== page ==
Surrealism | 10 Interesting Facts About The Art Movement

Surrealism was a movement, primarily in literature and the visual arts, that flourished in Europe between the First and Second World War. The Surrealists rejected rationalism and literary realism as they believed that the rational mind repressed the power of the imagination. They instead tried to channel the unconscious mind to unveil the power of the imagination. French poet and critic Andre Breton was the founder and chief theorist of Surrealism. He officially inaugurated the movement by publishing the Surrealist Manifesto in 1924 and led the group which identified themselves as “Surrealists” till his death in 1966. Surrealism was a hugely influential movement and some of the best known artists and artworks of the twentieth century are Surrealist. Know about the origin, development, golden age and decline, as well as techniques and major figures, of the Surrealism movement through these 10 interesting facts.


Dada or Dadaism was an art movement in Europe which developed as a reaction to World War I. It was launched in 1916 in Zurich by several poets and artists including Hugo Ball, Tristan Tzara and Jean Arp. The Dadaists believed that excessive rational thought and capitalist values had brought war upon the world. They rejected the logic, reason and aestheticism of modern capitalist society; and instead expressed nonsense, irrationality and anti-bourgeois protests in their works. Soon after the war, many members of the Dada movement began experimenting with what is now known as Surrealist automatism, an artistic method in which the artist suppresses conscious control and allows spontaneity by letting the unconscious mind to have a greater influence. These artists thought that automatism was a better tactic for societal change than the Dada form of attack on prevailing values, leading to the rise of Surrealism.

Automatic drawing by Andre Masson
Automatic drawing by Surrealist Andre Masson


The term “surrealism” was coined by French writer and art critic Guillaume Apollinaire. Parade is a ballet with music by French composer and pianist Erik Satie. Apollinaire described Parade as “a kind of surrealism” when he wrote the program note in 1917, thus coining the word 3 years before Surrealism emerged as a movement in Paris. He also used the word Surrealism to describe his play The Breasts of Tiresias, which also premiered in 1917. Apollinaire was also the one who recognized the importance of the works of French philosopher and writer Marquis de Sade; which had till then remained in obscurity but went on to have a significant influence on the Surrealists. Marquis de Sade was admired by Surrealists as one of their forerunners; and Guillaume Apollinaire is considered as one of the forefathers of Surrealism.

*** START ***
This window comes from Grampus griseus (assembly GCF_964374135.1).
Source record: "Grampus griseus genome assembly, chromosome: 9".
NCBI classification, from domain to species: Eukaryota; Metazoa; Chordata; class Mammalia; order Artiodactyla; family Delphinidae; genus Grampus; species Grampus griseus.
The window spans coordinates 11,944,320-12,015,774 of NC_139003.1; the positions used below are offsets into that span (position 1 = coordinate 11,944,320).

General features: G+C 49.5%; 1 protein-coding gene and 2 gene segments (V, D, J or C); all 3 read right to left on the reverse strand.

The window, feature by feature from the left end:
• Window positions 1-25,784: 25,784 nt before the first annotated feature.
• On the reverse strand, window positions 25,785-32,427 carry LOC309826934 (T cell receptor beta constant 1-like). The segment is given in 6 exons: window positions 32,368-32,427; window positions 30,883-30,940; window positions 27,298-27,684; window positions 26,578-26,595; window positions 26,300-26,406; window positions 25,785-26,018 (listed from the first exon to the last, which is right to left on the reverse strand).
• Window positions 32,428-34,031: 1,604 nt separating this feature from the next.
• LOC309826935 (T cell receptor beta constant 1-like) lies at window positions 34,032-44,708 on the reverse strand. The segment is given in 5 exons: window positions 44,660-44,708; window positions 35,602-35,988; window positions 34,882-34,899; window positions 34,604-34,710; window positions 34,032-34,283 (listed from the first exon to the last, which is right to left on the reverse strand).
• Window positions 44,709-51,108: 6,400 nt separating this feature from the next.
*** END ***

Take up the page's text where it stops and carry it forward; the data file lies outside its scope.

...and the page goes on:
Guillaume Apollinaire in 1916
Guillaume Apollinaire – A forefather of Surrealism


Surrealism originated in the late 1910s and early 1920s, initially as a literary movement that experimented with automatism. French poet and critic Andre Breton was the founder and chief theorist of Surrealism. He wrote and published two manifestos of the art movement in 1924 and 1929. He was also editor of the magazine La Révolution surréaliste (The Surrealist Revolution), of which 12 issues were published from 1924 to 1929. Breton was the leader of the group which called itself Surrealist and he tolerated no deviation from the philosophy he developed, expelling rebellious members as he saw fit. Such is his influence on the movement that many consider his death in 1966 as the end of Surrealism as an organized movement. Also, along with Philippe Soupault, Breton co-authored the 1920 book Les Champs magnétiques (The Magnetic Fields), which is famous as the first work of literary Surrealism

Andre Breton
Andre Breton – The Pope of Surrealism


Andre Breton was trained in medicine and psychiatry; and worked in a neurological hospital during the First World War. There he used the psychoanalytic methods of renowned Austrian neurologist Sigmund Freud on soldiers suffering from shell-shock. The work of Sigmund Freud, especially related to free association, dream analysis and the unconscious, was of utmost importance to the Surrealists in their development of methods to liberate the imagination. However, it was Freud himself who initiated the psychoanalytic critique of Surrealism with his remark that what interested him most about the Surrealists was not their unconscious but their conscious. He implied that their works couldn’t be regarded as manifestations of the unconscious as they were highly shaped and processed by the ego.

Sigmund Freud
Sigmund Freud – Whose works deeply influenced the Surrealism movement